Busy people are notorious for skipping meals — and when they’re not committing that unfortunate error, they’re eating while they’re standing, walking, or otherwise on the move. Sitting down while you eat is an important part of mindfulness. It helps your brain and your body process the fact that you’re eating a meal and keeps you more satisfied and nourished by the same foods you might have eaten while standing. Don’t believe us? One study showed that people who sit down while they eat report higher levels of satisfaction and end up eating fewer snacks later.
For those times when you didn’t have time to go grocery shopping, your freezer could be your new best friend. Keep that thing stocked up with nutritious staples like meat, vegetables, beans, and maybe even some pre-prepared breakfasts. In a bind, you can cook up something simple with the foods you keep on hand. The bonus is that they’re also cheaper and last longer than the fresh versions of foods — but don’t sacrifice any of the health benefits.
These low-fat, low-calorie foods need to stop making comebacks. Some examples of these are reduced-calorie bread, powdered peanut butter, or low-fat cheese. The fats and calories in the regular versions of these foods are actually really good for you — a slice of bread contains carbohydrates and other nutrients, peanut butter’s healthy fats are the best thing about it, and cheese contains so many nutrients some have even called it a superfood. After you eliminate the diet-y foods from your pantry and allow yourself the real versions, you might find you’re more satisfied by your meals and snacks, rather than getting hungry again and driving yourself crazy craving more.
Diet sodas might be the only products out there that have literally no nutritional benefit. They don’t even help people lose weight. Instead, when you drink diet soda you’re messing with your body’s insulin response, sipping potentially cancerous chemicals, and increasing your levels of sodium and caffeine. If you’re really craving a soda, you might be better off enjoying a regular one — or better yet, replacing it with juice or an actual snack.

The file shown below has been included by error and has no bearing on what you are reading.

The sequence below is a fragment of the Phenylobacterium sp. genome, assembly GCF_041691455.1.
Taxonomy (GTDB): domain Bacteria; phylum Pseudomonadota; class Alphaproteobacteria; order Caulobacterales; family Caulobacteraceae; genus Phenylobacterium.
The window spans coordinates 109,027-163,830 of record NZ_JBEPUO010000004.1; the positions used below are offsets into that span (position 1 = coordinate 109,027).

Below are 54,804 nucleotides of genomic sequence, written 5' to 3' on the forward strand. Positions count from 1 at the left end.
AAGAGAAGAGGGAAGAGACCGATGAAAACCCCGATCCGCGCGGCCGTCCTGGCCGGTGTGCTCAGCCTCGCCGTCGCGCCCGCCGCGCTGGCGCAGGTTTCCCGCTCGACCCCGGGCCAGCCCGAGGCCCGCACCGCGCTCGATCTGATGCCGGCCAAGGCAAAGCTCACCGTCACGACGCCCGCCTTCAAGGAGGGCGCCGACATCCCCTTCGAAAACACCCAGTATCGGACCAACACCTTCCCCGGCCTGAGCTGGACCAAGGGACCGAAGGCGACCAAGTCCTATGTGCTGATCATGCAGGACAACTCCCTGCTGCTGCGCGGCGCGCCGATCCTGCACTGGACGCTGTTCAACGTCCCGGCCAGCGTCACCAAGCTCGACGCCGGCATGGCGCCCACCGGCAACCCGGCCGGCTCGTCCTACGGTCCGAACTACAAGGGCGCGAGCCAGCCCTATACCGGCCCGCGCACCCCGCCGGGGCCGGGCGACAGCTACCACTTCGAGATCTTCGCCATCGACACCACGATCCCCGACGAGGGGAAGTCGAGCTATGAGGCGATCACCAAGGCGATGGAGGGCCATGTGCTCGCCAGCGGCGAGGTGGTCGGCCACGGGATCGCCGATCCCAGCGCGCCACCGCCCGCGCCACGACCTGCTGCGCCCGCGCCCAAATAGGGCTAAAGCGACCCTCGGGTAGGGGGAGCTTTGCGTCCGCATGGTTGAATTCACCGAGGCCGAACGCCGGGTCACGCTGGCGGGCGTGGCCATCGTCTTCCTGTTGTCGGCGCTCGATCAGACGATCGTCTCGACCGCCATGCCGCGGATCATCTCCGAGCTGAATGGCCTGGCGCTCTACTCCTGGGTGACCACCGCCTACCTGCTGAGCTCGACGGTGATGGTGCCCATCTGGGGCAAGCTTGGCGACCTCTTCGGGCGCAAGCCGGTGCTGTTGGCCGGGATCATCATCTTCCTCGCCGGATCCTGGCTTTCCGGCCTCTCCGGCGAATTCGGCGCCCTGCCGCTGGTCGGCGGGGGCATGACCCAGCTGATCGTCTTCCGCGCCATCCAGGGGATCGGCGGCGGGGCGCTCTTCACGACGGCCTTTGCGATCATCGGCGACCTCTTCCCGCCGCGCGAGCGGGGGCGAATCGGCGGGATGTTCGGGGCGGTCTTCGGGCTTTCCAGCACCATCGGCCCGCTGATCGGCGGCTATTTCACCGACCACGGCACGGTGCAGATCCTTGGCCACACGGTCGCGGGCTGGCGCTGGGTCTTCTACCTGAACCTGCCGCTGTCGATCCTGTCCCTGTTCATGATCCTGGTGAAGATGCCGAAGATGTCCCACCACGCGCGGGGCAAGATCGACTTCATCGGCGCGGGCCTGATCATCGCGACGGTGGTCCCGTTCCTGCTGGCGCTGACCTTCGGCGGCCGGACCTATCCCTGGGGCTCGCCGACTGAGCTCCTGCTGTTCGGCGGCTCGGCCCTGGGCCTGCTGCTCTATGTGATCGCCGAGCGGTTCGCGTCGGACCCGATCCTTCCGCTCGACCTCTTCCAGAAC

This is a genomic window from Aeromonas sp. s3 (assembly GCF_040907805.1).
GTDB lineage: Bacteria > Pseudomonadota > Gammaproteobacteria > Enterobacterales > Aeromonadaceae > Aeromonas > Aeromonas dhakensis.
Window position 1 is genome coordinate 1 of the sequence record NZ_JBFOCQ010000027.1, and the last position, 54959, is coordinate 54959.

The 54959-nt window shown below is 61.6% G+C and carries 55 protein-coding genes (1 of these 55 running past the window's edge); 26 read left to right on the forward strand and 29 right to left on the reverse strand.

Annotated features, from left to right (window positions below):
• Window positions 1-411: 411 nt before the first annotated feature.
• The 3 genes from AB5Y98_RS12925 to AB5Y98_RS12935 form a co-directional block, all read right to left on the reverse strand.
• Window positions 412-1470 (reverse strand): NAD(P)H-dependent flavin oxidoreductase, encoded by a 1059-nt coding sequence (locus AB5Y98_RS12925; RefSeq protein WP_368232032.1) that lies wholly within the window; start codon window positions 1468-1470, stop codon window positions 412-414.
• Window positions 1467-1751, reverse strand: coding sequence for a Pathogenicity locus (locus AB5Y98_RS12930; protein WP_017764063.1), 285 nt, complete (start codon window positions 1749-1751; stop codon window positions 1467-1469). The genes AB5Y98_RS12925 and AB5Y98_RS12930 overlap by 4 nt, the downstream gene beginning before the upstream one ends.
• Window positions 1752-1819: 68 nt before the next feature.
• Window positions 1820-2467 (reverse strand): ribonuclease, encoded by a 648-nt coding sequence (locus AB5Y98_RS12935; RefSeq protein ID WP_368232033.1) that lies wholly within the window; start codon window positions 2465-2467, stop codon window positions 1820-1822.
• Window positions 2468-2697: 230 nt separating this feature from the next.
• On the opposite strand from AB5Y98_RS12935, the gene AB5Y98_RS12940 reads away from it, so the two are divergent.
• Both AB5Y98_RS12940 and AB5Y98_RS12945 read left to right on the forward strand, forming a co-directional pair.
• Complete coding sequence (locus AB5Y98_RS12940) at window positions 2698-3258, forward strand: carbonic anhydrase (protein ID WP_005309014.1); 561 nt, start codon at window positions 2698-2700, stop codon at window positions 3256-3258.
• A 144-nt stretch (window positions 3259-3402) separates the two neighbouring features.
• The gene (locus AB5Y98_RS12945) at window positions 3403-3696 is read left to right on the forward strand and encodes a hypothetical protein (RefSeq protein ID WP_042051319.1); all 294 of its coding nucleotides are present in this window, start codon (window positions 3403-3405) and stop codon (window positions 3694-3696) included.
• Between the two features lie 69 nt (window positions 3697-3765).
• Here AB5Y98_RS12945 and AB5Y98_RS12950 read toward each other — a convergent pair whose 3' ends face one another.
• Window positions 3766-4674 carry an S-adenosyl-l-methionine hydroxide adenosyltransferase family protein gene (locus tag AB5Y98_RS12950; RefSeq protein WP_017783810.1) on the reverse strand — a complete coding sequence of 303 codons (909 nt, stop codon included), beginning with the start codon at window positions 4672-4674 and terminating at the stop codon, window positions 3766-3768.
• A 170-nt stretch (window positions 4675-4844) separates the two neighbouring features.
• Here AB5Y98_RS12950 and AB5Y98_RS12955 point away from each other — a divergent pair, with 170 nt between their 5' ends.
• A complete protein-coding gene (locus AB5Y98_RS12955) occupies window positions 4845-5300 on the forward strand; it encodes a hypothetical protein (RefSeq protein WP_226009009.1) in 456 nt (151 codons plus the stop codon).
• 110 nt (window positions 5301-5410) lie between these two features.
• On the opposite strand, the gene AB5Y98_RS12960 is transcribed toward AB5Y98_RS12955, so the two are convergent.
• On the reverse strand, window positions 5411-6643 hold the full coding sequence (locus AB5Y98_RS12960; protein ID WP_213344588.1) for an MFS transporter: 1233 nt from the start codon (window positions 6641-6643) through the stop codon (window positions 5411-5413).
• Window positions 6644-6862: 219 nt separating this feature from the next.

Ignoring — or worse, fighting against — your hunger is like shooting yourself in the foot. If you’re doing it because you’re trying to eat less, remember that fighting hunger now is going to make you want to go on a food rampage later. The body’s natural response to deprivation is excess — it’s like a ricochet effect in the opposite direction you intended. If you’re ignoring your hunger because you’re too busy, remember how much more productive and focused you could be if you had a snack on hand. Even a pre-packaged snack bar or other store-bought food could be a healthy option.
One of the biggest excuses people make for skimping on fruits and vegetables is how expensive they are. But local stores, such as farmers markets, often sell the same items for a cheaper price. Stock up on everything from eggplant to mangoes at your neighborhood’s farmers market to save and eat healthily at the same time. And if you don’t live near one of these budget-friendly shops, try some of these tips to fill a healthy grocery cart for under $50.